taken place within the social science literature concerning the use of sources
in event cataloging. Whereas initially events were held sacred and objective
sources were used to provide information about what had occurred, later
sources emerged as something subjective in orientation and just as worthy
of examination as the events being analyzed.


Chapter 2 provides the theoretical framework for understanding what I

call systems of observation/reporting the complex relationship between
protagonists in a conict situation and observers/recorders of the events in
question. Most importantly, the chapter seeks to account for the Rashomon
Effect, that is, the variance we see across source accounts.
Chapter 3 explains the substantive implications of perspective for conict
studies. Specically, it focuses on state repression the use of coercive tactics
against citizens identied as enemies of the state for the explicit purpose
of controlling their beliefs and/or activities. Here, I detail exactly what we
know about repressive behavior, how existing event cataloging research
supports this work, and how Rashomon challenges popular understanding.
Chapter 4 outlines the historical background of the BPPauthority inter-
action between 1967 and 1973. Specically, I detail how the Black Panthers
came into being and adopted the particular approach to activism that they
did. Additionally, I address where the governments approach to the social
movement came from, highlighting the general approach to protest polic-
ing and countermovement activity applied at the time.
In Chapter 5, the data-collection effort concerning the BPPU.S. gov-
ernment conict is discussed. Here, I move through each of the sources
identifying its geographic location, political orientation, and relevant edi-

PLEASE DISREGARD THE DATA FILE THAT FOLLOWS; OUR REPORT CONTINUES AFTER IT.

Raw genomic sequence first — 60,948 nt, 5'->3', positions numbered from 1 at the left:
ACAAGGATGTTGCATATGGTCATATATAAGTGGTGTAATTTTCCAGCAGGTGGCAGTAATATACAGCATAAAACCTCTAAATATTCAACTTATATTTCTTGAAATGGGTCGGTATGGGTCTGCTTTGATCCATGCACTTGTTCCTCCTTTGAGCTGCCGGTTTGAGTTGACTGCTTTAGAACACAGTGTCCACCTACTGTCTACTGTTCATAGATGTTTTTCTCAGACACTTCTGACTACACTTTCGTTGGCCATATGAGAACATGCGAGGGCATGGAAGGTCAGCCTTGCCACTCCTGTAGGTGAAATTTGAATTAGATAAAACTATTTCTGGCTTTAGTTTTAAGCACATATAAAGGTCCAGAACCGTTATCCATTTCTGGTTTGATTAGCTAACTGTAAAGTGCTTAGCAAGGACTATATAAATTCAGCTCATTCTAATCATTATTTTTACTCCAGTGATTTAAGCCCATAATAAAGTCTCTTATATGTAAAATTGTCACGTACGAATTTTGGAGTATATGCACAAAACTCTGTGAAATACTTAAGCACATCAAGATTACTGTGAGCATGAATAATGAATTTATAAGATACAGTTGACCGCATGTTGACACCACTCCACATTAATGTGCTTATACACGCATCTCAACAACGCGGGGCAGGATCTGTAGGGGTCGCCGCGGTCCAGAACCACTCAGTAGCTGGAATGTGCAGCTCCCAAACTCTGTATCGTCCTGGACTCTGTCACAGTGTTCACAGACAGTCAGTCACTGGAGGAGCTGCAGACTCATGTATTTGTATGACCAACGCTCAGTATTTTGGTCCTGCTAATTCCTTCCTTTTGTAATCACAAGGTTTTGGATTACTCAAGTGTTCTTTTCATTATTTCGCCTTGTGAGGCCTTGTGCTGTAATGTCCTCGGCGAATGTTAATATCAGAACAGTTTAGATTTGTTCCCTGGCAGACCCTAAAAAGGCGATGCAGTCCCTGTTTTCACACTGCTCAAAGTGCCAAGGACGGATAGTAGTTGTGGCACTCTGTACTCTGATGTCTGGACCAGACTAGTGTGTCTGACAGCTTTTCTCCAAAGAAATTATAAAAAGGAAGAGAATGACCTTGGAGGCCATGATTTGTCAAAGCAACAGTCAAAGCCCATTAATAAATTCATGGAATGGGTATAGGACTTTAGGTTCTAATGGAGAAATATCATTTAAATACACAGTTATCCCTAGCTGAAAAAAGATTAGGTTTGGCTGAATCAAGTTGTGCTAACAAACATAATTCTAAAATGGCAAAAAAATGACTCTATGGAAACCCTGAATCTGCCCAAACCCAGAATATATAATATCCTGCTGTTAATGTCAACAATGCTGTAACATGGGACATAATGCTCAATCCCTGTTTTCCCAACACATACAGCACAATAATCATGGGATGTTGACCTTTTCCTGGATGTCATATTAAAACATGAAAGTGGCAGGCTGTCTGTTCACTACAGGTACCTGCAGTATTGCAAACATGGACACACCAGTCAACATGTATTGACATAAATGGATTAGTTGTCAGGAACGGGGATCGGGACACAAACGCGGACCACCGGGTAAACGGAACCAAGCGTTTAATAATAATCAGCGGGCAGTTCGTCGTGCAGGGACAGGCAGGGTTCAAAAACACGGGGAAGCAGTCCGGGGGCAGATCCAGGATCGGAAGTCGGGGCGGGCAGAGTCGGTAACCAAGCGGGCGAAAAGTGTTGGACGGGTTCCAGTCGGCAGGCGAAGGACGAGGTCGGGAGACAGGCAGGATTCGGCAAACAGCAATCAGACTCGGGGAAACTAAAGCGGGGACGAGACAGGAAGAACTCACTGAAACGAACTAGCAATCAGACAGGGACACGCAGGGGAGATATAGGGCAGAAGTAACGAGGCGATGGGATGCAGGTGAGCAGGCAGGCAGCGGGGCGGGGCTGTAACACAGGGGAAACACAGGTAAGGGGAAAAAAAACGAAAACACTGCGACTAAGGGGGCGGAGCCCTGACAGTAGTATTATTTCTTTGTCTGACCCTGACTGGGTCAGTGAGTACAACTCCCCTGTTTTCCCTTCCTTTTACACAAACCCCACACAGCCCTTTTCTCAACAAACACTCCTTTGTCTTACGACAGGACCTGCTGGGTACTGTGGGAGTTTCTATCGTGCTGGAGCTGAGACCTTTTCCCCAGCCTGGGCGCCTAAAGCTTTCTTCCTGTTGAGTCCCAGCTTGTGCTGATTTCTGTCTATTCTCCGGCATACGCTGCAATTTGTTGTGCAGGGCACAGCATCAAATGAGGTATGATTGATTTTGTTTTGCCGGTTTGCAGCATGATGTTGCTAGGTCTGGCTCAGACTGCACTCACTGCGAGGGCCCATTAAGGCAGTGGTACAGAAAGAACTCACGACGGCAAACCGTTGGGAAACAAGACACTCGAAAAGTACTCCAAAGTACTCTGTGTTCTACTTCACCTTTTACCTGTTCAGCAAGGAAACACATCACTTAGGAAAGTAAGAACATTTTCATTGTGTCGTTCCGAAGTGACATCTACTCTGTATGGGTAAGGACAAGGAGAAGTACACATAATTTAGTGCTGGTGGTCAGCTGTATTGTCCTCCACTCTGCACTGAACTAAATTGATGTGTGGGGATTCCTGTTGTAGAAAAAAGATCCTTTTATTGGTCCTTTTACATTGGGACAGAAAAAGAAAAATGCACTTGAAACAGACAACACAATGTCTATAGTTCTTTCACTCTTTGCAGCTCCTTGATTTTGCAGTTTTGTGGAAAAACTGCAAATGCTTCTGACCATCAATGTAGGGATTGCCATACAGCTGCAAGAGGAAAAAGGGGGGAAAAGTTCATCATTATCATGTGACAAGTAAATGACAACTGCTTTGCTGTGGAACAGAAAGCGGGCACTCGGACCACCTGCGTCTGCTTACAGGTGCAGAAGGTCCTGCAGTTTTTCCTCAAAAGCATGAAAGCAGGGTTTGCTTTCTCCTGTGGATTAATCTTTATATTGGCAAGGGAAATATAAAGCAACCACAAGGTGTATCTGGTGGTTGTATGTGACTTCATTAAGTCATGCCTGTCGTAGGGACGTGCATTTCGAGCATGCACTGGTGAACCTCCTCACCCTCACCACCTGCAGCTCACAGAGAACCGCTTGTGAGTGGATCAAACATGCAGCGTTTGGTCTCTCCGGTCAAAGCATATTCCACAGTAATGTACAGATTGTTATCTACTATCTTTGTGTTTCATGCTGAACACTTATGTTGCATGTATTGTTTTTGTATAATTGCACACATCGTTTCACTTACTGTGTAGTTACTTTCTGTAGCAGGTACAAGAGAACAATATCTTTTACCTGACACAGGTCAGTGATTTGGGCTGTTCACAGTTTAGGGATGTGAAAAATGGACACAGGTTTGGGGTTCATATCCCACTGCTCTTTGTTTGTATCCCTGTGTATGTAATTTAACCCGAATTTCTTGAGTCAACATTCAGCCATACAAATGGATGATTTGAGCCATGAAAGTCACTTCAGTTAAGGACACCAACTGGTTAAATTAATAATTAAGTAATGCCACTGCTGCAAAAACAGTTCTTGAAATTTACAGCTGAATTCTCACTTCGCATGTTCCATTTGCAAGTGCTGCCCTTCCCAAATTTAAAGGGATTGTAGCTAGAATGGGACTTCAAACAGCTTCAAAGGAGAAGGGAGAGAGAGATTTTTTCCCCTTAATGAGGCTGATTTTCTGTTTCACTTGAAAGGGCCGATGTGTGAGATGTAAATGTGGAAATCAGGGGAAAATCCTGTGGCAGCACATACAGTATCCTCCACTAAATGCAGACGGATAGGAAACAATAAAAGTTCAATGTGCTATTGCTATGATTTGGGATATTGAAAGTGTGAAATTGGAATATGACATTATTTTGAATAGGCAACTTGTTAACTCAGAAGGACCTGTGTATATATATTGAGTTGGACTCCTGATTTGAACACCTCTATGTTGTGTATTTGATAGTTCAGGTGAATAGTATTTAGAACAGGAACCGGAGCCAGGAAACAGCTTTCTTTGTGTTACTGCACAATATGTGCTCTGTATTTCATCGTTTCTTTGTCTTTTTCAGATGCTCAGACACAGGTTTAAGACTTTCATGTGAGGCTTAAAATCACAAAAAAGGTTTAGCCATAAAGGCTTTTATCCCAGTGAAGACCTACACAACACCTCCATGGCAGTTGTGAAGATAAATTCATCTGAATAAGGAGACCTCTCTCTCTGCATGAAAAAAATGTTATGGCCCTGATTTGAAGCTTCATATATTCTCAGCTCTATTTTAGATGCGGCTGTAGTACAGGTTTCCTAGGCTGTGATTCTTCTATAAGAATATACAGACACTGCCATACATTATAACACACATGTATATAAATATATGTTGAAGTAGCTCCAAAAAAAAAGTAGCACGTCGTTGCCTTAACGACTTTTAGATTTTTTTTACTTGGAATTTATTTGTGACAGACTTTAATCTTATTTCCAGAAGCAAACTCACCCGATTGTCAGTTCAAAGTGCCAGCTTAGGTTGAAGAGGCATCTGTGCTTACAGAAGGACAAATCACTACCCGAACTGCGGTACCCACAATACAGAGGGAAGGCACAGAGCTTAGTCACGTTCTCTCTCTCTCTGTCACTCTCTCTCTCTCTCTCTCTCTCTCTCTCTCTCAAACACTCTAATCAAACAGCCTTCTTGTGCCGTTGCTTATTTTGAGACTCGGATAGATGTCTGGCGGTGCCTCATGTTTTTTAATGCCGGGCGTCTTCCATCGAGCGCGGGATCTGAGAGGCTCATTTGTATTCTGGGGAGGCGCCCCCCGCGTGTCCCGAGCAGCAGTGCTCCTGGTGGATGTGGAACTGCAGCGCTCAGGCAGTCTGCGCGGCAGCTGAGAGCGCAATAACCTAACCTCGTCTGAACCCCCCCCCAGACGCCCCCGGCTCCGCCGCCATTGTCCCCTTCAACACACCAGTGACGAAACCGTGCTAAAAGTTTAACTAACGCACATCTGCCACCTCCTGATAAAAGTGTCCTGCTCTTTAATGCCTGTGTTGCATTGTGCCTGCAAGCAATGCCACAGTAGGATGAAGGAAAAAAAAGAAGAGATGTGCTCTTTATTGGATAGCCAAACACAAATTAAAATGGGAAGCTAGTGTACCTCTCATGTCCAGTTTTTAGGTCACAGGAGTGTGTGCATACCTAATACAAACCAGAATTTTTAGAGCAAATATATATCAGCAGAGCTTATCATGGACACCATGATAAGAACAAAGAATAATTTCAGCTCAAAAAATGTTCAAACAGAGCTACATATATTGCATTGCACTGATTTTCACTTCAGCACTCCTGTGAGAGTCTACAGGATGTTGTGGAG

torial practices.
Investigating the hypotheses developed earlier, within Chapter 6, I ex-
plore how the Rashomon Effect manifests itself in the BPPauthority con-
ict as well as how it inuences our understanding of state repression within
the statedissident interaction. This involves a detailed discussion of the
patterns identied within and across each of the sources with regard to how
they discussed the origins, dynamics and termination of the conict.
I conclude (Chapter 7) with a review of my argument as well as a dis-
cussion of which aspects were supported by the examination. I then outline
exactly how we can improve existing practices of source selection, data
generation, and empirical analysis of repressive behavior.



Objectivity and Subjectivity

in Event Catalogs

There is a great advantage in the way traditional content analysis has used
newspapers in its studies of newspaper or communication content, propa-
ganda, and public opinion . . . that what newspapers say is what you are really
interested in. That is your reality. But if you are using newspapers as a source
of socio-historical data, as a way to get to reality, as a mirror of that reality,
then what the papers say is more crucial than we have been willing to face up
to. Otherwise, we might as well face up to one thing. Lets change our titles
to read: Mobilization and Counter-Mobilization Processes: From the Red
Years (191920) to the Black Years (192122) in Italy according to Il Lavoro,
Democracy and Disorder according to Il Corriere della Sera.
Roberto Franzosi From Words to Numbers: Narrative, Data and Social
Science (2001) (emphasis in original)

In Pitirim Sorokins path-breaking Social and Cultural Dynamics: Fluctuation

of Social Relationships, War and Revolution (1937), one will not nd a single
reference to the sources that were used to generate the data analyzed in
the book, at least, not in the text itself.1 Those wanting information about
how data were compiled for the twenty-ve hundred years of interest to
the study would have to consult the appendix (1937: 578620). There,

1 Sorokin comes closest to providing this information when he says:

[t]he material of this study includes most of the recorded internal disturbances of importance,
from the relatively small disorders to the biggest revolutions, which have taken place in the
life history of Greece, Rome, France, Germany (Central Europe), England, Italy, Spain,
the Netherlands, Byzantium, Poland, Lithuania, and Russia. The very fact of its mention
in the annals of history is considered a sign of importance of an internal disturbance. Quite
insignicant disorders which do not affect the life of the country in any appreciable way
usually pass by without leaving traces in the records of history. (1937: 385)


one would nd a detailed listing of the historical monographs employed

within the data-collection effort, as well as the relevant page numbers from
which information was obtained. As to how the monographs collected the
information they provided and how other researchers at the time viewed